Its daunting reputation for academic robes and dusty traditions has made applying to Oxford a terrifying prospect for generations of students.
But now the university is enjoying a resurgence in popularity among state school pupils – thanks to Harry Potter.
University chiefs say that teenagers steeped in Harry’s adventures at Hogwarts are no longer deterred by Oxford’s traditions – because they echo scenes in J. K. Rowling’s bestselling books.
Instead, Oxford’s head of admissions Samina Khan says the ‘Hogwarts generation’ is excited by the prospect of grand dining halls, flowing robes and ancient ceremonies.
Flowing robes, ancient ceremonies – and the sorting hat – Maggie Smith stars in Harry Potter and the Philosopher’s Stone
‘This is a generation that’s grown up with Harry Potter,’ says Ms Khan.
‘They recognise the benefits of that small college community, the grand tables and talking about current affairs.’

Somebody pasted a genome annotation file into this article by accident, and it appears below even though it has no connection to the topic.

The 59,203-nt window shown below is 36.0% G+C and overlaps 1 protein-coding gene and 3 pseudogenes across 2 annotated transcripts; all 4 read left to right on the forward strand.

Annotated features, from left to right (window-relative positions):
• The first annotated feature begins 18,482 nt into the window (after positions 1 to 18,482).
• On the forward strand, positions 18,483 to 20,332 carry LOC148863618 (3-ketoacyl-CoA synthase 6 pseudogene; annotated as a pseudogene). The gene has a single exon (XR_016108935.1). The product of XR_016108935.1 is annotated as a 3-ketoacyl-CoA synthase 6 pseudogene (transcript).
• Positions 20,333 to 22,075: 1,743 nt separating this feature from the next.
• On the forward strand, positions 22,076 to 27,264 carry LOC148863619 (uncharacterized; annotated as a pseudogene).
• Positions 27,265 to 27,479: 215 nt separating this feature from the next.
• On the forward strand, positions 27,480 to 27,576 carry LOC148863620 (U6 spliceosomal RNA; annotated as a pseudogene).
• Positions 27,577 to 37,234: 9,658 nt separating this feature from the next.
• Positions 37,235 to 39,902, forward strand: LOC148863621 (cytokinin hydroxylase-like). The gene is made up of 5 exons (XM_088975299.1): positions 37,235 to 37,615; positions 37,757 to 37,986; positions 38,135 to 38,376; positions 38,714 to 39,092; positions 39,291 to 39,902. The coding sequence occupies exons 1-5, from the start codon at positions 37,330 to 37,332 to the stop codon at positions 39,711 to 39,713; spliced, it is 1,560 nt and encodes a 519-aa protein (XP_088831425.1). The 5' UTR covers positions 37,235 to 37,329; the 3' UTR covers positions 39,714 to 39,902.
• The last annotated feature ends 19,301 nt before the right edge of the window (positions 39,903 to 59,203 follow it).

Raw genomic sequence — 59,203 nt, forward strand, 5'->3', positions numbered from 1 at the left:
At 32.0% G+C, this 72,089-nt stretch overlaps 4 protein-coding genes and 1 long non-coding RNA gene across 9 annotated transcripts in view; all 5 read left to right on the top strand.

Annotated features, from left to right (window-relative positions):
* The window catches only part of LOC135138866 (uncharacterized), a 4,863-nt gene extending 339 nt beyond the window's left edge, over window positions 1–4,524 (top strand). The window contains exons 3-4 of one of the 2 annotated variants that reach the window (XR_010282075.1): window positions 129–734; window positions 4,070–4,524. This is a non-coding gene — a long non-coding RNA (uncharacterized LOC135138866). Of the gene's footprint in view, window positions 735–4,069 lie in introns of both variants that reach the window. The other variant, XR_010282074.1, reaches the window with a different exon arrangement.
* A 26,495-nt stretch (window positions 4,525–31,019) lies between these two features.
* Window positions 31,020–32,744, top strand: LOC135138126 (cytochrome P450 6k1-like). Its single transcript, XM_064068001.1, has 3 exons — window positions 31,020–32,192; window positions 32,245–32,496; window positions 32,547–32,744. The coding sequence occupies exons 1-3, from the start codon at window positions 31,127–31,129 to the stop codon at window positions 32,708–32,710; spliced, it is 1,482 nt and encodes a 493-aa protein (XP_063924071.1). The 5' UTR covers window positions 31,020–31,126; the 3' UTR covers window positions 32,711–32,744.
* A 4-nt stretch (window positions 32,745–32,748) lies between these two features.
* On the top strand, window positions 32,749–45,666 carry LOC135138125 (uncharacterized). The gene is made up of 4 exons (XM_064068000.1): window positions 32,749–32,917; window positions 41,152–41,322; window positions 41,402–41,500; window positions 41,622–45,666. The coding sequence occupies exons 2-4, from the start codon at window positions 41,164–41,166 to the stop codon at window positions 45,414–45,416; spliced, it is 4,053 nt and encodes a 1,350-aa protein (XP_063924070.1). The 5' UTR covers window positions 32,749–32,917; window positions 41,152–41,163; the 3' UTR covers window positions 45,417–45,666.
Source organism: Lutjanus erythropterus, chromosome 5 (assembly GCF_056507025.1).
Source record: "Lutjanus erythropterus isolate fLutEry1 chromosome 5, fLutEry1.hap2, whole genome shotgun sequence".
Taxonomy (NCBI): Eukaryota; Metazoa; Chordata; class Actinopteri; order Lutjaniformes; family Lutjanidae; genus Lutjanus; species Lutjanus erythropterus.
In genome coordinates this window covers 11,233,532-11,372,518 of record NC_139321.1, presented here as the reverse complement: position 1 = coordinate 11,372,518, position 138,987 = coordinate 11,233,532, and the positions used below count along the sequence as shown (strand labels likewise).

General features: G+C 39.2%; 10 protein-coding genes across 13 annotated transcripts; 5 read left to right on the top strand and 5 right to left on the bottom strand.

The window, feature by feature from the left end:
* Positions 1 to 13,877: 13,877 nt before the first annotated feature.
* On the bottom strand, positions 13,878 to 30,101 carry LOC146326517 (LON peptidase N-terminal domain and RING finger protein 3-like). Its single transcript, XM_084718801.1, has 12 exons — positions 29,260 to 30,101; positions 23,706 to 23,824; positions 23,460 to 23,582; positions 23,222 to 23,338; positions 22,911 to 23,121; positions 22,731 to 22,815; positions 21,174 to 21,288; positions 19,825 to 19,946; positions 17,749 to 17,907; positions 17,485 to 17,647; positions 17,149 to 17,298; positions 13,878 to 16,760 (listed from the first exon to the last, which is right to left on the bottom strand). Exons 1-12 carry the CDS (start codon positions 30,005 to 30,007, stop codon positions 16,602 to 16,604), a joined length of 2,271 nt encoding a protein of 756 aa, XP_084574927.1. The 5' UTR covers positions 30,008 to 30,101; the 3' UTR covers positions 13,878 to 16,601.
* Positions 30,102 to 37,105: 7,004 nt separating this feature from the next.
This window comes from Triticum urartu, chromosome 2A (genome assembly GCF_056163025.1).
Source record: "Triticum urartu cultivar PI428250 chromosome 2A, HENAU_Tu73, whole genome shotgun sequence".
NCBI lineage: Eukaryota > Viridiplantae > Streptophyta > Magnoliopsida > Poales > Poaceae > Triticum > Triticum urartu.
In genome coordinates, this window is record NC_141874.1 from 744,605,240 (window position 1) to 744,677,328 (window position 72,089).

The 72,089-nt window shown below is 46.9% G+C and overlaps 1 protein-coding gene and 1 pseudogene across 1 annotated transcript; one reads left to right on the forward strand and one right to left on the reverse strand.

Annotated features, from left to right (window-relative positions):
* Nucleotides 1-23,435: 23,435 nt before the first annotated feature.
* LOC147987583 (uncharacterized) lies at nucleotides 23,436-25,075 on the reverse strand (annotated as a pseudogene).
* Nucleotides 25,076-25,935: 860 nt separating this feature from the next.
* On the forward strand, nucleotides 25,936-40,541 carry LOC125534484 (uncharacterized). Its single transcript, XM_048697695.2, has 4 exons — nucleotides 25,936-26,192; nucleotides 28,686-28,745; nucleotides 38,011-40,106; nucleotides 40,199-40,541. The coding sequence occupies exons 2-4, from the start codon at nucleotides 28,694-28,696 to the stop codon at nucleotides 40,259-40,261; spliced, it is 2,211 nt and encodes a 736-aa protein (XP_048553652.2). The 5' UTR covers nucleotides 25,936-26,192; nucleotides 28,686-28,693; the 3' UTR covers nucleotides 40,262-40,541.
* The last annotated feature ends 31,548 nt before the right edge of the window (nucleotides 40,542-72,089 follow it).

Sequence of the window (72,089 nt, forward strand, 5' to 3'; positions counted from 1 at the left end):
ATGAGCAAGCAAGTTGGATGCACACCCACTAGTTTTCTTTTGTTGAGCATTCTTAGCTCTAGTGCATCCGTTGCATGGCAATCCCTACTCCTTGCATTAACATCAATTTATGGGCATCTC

In fact, Oxford’s Christ Church College inspired the set design for Hogwarts school hall in the Potter films, and Oxford remains one of the few universities where formal academic dress is still worn.
Last year, more than 75 per cent of students at the university voted to keep formal academic dress a part of student life.
Emma Hine, who is reading geography at St John’s College, said: ‘As a student ambassador, the school pupils I’ve spoken to are always interested in the ceremonies and quirks and see it as a positive.’
More than half of Oxford students now come from state schools, but with 17,000 applicants for just 3,200 places each year, winning a place remains far from easy.
The Hogwarts generation: Oxford remains one of the few universities where formal academic dress is still worn